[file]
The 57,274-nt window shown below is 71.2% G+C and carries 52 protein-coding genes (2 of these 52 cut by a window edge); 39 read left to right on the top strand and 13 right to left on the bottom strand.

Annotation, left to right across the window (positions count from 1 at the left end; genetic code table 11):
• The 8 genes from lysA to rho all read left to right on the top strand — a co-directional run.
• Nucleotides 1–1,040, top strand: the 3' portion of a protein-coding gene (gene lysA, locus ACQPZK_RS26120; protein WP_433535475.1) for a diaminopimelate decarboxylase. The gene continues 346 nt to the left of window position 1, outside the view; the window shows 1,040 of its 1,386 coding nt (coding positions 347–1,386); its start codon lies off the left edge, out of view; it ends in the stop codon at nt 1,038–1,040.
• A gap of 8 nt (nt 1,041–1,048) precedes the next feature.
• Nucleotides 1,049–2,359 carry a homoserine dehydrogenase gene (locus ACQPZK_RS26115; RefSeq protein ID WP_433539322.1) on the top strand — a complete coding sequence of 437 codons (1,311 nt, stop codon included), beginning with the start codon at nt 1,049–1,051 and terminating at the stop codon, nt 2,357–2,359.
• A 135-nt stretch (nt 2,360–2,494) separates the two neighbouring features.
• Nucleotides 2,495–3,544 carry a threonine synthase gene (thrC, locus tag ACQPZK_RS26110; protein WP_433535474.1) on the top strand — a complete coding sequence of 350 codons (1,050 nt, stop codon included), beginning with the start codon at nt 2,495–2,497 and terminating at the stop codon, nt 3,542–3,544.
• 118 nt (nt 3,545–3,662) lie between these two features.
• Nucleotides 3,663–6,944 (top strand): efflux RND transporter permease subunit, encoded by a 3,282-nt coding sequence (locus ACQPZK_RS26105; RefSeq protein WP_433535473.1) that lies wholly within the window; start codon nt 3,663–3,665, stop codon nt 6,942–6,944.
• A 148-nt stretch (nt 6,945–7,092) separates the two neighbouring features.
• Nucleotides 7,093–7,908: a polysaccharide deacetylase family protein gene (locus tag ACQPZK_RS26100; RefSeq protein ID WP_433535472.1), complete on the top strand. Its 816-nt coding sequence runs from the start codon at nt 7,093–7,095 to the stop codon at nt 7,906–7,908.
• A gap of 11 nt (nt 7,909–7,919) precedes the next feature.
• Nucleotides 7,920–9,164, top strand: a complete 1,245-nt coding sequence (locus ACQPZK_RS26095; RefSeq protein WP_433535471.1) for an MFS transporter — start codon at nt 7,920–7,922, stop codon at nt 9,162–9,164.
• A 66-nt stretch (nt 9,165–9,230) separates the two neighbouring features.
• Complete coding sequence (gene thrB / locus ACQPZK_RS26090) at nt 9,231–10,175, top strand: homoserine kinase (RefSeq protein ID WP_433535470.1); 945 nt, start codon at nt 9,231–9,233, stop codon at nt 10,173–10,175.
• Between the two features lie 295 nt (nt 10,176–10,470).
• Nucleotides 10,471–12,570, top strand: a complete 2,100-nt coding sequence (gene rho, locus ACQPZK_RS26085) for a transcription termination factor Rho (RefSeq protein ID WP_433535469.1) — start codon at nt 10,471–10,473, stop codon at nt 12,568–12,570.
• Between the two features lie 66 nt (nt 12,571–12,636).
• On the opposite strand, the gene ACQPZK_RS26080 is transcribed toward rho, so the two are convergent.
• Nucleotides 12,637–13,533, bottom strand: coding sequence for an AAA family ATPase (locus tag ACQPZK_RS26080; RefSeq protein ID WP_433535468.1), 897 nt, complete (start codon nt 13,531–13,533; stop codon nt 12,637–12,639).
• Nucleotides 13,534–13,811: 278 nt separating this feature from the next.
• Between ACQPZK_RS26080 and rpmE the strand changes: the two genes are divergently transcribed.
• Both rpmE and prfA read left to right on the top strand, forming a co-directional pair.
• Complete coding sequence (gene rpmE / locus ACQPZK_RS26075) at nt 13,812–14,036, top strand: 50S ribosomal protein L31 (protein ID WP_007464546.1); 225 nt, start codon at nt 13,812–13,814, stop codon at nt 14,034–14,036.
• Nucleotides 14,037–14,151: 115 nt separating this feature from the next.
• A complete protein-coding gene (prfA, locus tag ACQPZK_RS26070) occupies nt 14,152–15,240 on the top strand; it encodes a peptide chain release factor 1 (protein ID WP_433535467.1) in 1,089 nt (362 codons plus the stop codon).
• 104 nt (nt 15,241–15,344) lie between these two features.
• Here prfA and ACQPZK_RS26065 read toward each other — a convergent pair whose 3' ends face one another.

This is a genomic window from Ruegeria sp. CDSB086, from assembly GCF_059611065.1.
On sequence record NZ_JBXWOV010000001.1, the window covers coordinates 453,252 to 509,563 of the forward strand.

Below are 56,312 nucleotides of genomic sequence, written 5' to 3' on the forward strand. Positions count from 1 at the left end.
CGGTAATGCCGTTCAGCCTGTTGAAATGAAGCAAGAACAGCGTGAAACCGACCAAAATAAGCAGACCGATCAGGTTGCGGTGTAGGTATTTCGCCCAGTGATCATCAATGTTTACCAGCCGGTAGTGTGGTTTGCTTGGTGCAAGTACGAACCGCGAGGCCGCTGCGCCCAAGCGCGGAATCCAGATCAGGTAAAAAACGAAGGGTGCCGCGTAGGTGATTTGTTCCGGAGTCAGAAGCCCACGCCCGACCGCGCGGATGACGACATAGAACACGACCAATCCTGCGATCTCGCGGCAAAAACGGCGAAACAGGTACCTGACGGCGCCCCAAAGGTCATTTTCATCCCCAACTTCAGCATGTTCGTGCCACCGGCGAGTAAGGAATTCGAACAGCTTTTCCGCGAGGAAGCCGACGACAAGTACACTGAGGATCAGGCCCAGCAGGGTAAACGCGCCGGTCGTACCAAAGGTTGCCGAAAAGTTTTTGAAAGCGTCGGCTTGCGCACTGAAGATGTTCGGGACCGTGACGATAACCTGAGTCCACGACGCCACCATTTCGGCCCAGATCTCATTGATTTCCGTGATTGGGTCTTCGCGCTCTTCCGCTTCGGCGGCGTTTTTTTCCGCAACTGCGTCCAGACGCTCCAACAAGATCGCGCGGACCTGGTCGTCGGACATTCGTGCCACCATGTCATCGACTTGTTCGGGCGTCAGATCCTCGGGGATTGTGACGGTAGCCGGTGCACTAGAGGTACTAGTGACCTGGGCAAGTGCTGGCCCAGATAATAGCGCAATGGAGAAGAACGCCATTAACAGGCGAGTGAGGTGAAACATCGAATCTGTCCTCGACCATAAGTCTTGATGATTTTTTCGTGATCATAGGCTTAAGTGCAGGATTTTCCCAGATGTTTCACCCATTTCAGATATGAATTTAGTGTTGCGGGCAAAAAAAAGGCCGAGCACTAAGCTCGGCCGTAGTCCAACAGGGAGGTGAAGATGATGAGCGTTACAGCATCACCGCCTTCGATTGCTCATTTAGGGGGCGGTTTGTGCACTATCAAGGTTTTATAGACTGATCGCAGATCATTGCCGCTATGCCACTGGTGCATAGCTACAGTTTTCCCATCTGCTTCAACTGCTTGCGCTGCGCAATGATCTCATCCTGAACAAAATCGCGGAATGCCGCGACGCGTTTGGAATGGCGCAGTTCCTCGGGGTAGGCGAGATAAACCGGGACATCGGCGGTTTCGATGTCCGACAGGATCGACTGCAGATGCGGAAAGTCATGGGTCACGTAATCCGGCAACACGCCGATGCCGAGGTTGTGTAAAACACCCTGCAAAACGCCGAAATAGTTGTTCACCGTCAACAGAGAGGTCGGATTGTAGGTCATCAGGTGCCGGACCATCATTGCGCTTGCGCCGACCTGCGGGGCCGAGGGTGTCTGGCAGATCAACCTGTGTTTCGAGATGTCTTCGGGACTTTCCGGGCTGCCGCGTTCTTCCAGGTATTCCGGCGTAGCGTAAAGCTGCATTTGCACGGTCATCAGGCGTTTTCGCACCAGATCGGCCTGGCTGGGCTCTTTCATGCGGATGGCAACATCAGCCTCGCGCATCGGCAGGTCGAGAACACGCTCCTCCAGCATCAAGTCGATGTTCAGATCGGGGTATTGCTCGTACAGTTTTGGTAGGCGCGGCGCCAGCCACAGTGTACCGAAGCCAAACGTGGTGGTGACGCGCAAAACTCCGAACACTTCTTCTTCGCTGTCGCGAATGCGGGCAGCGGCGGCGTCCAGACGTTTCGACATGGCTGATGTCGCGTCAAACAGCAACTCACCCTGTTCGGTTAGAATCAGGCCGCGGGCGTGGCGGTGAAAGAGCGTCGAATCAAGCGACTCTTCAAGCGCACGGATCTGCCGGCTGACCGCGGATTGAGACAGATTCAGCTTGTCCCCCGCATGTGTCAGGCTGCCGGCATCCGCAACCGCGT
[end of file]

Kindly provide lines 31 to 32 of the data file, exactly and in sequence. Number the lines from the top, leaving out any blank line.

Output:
On sequence record NZ_JBXWOV010000001.1, the window covers coordinates 453,252 to 509,563 of the forward strand.

Below are 56,312 nucleotides of genomic sequence, written 5' to 3' on the forward strand. Positions count from 1 at the left end.